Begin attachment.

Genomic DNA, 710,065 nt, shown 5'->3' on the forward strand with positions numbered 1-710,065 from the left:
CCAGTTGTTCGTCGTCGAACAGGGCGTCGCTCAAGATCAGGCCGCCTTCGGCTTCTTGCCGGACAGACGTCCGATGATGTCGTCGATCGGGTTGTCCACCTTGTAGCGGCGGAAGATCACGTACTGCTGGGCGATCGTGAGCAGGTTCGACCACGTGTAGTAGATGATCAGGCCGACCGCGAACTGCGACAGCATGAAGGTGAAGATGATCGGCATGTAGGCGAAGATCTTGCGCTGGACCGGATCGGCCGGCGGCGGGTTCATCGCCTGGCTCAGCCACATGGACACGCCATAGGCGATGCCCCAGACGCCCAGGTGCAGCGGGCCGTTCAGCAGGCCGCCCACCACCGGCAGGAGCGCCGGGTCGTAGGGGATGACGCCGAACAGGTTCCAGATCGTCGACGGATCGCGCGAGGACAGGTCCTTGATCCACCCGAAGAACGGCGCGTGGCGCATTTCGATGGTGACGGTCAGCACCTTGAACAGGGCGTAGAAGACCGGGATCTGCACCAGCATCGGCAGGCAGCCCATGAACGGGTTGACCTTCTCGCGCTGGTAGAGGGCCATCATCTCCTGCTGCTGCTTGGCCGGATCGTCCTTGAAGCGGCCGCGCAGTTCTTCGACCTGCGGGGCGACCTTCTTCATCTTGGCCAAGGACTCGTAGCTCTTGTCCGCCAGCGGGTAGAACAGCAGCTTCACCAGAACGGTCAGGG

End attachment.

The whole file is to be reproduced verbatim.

Genomic DNA, 710,065 nt, shown 5'->3' on the forward strand with positions numbered 1-710,065 from the left:
CCAGTTGTTCGTCGTCGAACAGGGCGTCGCTCAAGATCAGGCCGCCTTCGGCTTCTTGCCGGACAGACGTCCGATGATGTCGTCGATCGGGTTGTCCACCTTGTAGCGGCGGAAGATCACGTACTGCTGGGCGATCGTGAGCAGGTTCGACCACGTGTAGTAGATGATCAGGCCGACCGCGAACTGCGACAGCATGAAGGTGAAGATGATCGGCATGTAGGCGAAGATCTTGCGCTGGACCGGATCGGCCGGCGGCGGGTTCATCGCCTGGCTCAGCCACATGGACACGCCATAGGCGATGCCCCAGACGCCCAGGTGCAGCGGGCCGTTCAGCAGGCCGCCCACCACCGGCAGGAGCGCCGGGTCGTAGGGGATGACGCCGAACAGGTTCCAGATCGTCGACGGATCGCGCGAGGACAGGTCCTTGATCCACCCGAAGAACGGCGCGTGGCGCATTTCGATGGTGACGGTCAGCACCTTGAACAGGGCGTAGAAGACCGGGATCTGCACCAGCATCGGCAGGCAGCCCATGAACGGGTTGACCTTCTCGCGCTGGTAGAGGGCCATCATCTCCTGCTGCTGCTTGGCCGGATCGTCCTTGAAGCGGCCGCGCAGTTCTTCGACCTGCGGGGCGACCTTCTTCATCTTGGCCAAGGACTCGTAGCTCTTGTCCGCCAGCGGGTAGAACAGCAGCTTCACCAGAACGGTCAGGG